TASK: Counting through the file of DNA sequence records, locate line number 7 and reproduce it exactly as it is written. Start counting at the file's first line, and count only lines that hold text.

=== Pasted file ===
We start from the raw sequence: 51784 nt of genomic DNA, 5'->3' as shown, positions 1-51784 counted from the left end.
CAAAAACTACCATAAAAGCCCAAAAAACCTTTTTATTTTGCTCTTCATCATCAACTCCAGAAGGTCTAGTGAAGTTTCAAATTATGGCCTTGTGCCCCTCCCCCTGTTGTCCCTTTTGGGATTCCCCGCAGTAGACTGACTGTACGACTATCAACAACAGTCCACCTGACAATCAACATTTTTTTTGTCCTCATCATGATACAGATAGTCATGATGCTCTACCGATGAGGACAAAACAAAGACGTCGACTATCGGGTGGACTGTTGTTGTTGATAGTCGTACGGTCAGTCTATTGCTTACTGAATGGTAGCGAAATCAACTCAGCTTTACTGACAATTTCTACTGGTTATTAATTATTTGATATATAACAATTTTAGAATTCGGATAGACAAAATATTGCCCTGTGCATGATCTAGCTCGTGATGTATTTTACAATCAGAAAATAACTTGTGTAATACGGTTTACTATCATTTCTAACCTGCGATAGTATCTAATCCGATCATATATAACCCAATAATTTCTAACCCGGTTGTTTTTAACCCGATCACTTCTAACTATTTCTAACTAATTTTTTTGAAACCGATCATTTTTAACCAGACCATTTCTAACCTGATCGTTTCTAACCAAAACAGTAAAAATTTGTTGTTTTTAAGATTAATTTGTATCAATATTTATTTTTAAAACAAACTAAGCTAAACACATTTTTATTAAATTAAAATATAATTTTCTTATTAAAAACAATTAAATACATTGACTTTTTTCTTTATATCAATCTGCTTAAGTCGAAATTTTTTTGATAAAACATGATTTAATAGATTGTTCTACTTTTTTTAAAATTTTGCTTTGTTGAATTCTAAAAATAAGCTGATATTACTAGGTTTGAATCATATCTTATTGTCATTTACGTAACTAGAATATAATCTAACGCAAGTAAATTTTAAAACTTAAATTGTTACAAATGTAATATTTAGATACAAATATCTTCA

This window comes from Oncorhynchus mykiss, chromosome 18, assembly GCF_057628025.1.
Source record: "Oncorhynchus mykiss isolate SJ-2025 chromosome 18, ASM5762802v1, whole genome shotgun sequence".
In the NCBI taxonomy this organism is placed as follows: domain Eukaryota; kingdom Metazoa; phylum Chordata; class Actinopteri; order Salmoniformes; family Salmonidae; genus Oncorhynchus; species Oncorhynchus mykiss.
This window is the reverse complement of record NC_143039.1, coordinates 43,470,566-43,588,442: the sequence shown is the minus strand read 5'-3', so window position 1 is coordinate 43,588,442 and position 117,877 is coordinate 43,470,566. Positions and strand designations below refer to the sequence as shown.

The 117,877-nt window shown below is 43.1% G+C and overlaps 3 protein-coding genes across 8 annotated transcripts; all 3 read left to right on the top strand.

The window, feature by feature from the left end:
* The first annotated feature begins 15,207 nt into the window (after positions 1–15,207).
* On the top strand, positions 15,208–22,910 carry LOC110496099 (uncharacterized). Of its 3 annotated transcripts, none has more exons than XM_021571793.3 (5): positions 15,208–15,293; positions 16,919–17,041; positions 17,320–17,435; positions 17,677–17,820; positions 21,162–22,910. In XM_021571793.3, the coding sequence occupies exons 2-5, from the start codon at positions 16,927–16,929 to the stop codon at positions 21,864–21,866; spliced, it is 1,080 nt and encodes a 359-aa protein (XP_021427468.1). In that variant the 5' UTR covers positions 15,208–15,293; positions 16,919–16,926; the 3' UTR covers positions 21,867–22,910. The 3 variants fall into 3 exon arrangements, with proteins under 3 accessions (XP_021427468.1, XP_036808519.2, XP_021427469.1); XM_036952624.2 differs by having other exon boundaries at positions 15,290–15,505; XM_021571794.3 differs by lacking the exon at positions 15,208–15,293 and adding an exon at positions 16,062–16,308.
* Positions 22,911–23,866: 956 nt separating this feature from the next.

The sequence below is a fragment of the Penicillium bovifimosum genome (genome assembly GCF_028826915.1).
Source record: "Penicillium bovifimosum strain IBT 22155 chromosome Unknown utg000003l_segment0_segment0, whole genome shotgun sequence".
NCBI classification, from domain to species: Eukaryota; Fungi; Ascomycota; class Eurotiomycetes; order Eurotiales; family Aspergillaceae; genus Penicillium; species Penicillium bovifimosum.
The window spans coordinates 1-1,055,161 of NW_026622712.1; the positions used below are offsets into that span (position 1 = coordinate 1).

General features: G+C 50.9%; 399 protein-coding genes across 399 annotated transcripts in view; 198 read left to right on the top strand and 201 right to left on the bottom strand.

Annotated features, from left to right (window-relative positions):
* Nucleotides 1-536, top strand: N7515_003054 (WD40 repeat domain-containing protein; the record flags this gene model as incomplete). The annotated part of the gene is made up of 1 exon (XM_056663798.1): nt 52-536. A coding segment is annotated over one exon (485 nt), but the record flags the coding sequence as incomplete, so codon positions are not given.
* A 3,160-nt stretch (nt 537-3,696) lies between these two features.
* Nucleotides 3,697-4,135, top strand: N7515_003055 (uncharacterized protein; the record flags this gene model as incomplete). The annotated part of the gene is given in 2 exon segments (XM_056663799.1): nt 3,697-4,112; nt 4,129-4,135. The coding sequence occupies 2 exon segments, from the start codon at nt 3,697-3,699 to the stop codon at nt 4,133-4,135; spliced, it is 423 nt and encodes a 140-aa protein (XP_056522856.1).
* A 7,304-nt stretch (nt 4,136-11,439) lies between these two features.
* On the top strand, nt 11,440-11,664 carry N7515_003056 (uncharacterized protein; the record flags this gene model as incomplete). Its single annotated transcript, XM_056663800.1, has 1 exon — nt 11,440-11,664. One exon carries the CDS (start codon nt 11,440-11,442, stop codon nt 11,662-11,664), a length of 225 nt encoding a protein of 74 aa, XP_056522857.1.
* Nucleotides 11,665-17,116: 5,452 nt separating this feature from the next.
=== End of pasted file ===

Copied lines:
The 117,877-nt window shown below is 43.1% G+C and overlaps 3 protein-coding genes across 8 annotated transcripts; all 3 read left to right on the top strand.